Friday, June 8, 2012
A Jam-Packed Thursday
But to the point at hand.
We decided to go see Waimea Canyon (second video below), dubbed "The Grand Canyon of the Pacific." Guidebooks say different things, but as best as I can make it out, two natural events caused its formation: on the one hand, the old volcano on the island's western end, of which Wai'ale'ale is one tip. Repeated eruptions and lava flows created the various layers of color. There is also a fault, so at another point, a massive earthquake caused part of the volcano to collapse, causing what was once three rivers to join into one. It flowed into the fault, further carving out the niches of the old lava flows.
Wai'ale'ale itself is known as one of the wettest spots on the planet because it rains there every day. I mean, we are talking on average 450 inches a year. When you get to the end of Waimea Canyon Drive, you are looking down into Kalalau Valley, and what you see is rapidly evaporating clouds with glimpses of green in the gaps. The fog can get really thick, too, as you'll see in the video below.
Here is video of Waimea Canyon itself from the first lookout.
Now, you cannot get to the North Shore of Kauai from the end of Waimea Canyon Road (or from any road that cuts across the island): there is the Na Pali Coast on one side, which is all sheer cliffs, and a swamp in front of you. Builders tried to get a road through the swamp once but had to abandon the effort. So, even though as the crow flies you are only about seven miles from the north coast, you have to turn around, go back down the road, and drive around the east side of the island (about 45 miles) to get to Princeville, Hanalei, and the north shore beaches. This "inconvenience" has turned into a blessing in disguise for Kauai, because it has ensured that parts of the island remain remote.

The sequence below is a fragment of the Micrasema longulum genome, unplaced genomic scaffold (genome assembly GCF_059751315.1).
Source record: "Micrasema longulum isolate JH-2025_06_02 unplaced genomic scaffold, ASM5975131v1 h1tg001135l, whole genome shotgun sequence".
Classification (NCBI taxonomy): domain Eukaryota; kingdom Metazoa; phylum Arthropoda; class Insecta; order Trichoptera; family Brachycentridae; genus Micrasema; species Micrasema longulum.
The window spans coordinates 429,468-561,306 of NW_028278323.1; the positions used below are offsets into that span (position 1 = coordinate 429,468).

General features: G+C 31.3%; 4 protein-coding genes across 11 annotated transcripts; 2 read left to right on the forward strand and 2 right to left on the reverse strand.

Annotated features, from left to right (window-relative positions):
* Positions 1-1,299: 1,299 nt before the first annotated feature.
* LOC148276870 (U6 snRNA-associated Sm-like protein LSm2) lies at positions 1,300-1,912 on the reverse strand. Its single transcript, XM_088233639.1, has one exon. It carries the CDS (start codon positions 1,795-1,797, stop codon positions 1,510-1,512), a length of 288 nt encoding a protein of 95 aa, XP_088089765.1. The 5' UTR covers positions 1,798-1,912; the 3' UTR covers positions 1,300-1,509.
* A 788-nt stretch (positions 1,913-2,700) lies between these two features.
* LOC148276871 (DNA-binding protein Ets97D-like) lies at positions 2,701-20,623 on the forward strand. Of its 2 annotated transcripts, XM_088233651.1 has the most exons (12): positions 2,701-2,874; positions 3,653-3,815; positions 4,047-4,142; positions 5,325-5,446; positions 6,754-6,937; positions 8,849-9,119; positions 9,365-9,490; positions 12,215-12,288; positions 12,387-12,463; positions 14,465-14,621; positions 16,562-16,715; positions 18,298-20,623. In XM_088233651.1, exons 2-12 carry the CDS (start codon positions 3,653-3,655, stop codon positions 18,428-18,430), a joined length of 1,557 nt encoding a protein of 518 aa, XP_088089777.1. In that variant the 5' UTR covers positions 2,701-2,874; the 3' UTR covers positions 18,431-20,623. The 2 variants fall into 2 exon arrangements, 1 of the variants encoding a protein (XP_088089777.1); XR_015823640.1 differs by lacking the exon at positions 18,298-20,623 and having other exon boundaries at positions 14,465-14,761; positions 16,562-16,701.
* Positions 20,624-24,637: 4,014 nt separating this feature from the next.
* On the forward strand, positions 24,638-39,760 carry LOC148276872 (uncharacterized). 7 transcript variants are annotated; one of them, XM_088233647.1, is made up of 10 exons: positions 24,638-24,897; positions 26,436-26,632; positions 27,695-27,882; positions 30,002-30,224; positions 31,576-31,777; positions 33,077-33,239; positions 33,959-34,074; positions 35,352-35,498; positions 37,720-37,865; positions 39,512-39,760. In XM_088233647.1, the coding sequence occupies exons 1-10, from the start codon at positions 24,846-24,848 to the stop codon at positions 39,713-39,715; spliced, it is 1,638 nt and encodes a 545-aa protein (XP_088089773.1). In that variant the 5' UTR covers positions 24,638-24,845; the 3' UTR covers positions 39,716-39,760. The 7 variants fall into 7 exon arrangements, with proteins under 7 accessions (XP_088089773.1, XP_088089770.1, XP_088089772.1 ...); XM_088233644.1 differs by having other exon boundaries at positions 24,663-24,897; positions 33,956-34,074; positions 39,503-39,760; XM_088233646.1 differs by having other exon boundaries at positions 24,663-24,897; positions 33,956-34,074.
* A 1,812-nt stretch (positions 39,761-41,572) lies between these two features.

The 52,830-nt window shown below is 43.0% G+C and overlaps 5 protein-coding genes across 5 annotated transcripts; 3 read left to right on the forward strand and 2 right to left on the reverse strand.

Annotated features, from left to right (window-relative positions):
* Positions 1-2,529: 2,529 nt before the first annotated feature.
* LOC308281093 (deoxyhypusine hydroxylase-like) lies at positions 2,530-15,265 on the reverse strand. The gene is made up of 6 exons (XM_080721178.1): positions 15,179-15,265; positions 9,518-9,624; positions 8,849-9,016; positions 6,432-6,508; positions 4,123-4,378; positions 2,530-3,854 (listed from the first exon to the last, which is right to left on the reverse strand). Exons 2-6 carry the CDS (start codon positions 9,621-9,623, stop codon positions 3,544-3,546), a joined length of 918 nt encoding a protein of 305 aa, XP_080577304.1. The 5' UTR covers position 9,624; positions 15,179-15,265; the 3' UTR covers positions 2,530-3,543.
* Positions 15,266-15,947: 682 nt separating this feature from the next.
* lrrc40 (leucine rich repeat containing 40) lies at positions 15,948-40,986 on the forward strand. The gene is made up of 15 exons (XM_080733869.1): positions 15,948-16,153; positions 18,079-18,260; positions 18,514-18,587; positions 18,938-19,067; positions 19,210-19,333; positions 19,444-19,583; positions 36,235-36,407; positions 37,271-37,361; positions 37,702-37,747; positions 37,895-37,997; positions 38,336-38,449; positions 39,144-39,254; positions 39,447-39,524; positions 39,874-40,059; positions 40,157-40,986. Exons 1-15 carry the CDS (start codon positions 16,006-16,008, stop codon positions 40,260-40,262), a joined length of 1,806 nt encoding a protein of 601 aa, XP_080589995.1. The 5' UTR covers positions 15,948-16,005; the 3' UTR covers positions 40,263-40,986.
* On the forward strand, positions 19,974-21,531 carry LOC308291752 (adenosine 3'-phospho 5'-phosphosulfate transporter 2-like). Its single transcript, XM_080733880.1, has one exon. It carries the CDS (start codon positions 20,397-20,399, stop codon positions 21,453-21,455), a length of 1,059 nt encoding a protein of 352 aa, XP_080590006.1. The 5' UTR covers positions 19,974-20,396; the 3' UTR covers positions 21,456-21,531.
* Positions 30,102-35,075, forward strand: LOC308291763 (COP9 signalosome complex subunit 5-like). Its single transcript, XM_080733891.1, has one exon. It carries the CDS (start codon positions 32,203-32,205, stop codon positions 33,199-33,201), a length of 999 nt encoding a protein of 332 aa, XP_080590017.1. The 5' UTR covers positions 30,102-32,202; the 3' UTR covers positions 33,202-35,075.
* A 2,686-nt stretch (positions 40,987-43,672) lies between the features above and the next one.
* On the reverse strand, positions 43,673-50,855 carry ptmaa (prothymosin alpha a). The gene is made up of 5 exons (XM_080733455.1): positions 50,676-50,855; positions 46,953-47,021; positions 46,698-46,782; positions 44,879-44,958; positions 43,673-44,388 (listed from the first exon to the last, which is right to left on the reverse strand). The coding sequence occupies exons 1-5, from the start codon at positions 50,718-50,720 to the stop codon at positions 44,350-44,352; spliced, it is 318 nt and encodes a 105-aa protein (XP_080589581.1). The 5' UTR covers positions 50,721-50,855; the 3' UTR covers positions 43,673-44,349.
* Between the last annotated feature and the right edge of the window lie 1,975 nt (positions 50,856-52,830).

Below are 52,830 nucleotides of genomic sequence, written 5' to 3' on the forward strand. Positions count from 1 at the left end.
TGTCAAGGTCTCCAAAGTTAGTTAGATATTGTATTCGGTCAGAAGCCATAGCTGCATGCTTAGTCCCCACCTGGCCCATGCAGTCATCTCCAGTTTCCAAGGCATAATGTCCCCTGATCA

We wanted to visit Tunnels Beach, which is known as the best snorkeling spot on the island. I left my phone in the car, so I didn't get any photos, but trust me when I say it is a gorgeous beach--a HUGE beach. There is limited parking, so even though at first you think the beach is going to be as crowded as Waikiki on a weekend, it isn't. There's just too much of it. There is a beautiful, wide expanse of golden sand; the water is crystal clear blue, blue, blue; and on the east side there is a reef with some awesome snorkeling. Tons of colorful fish and then came the real treat: a sea turtle! He was feeding along the reef, and every time a big wave came through, he'd kind of flip up on one side so you could see his belly, ride out the wave, and then return to munching on whatever it was he was devouring from some small crevice in the reef. I basically just held still and stared at him, fascinated. Several times he came so near to me it felt like I could have reached out a hand and felt the rough surface of his shell.
All told, we spent about ten hours traveling around the island yesterday.
Today I am just going to sit on my ass, read, watch movies, and listen to the sea.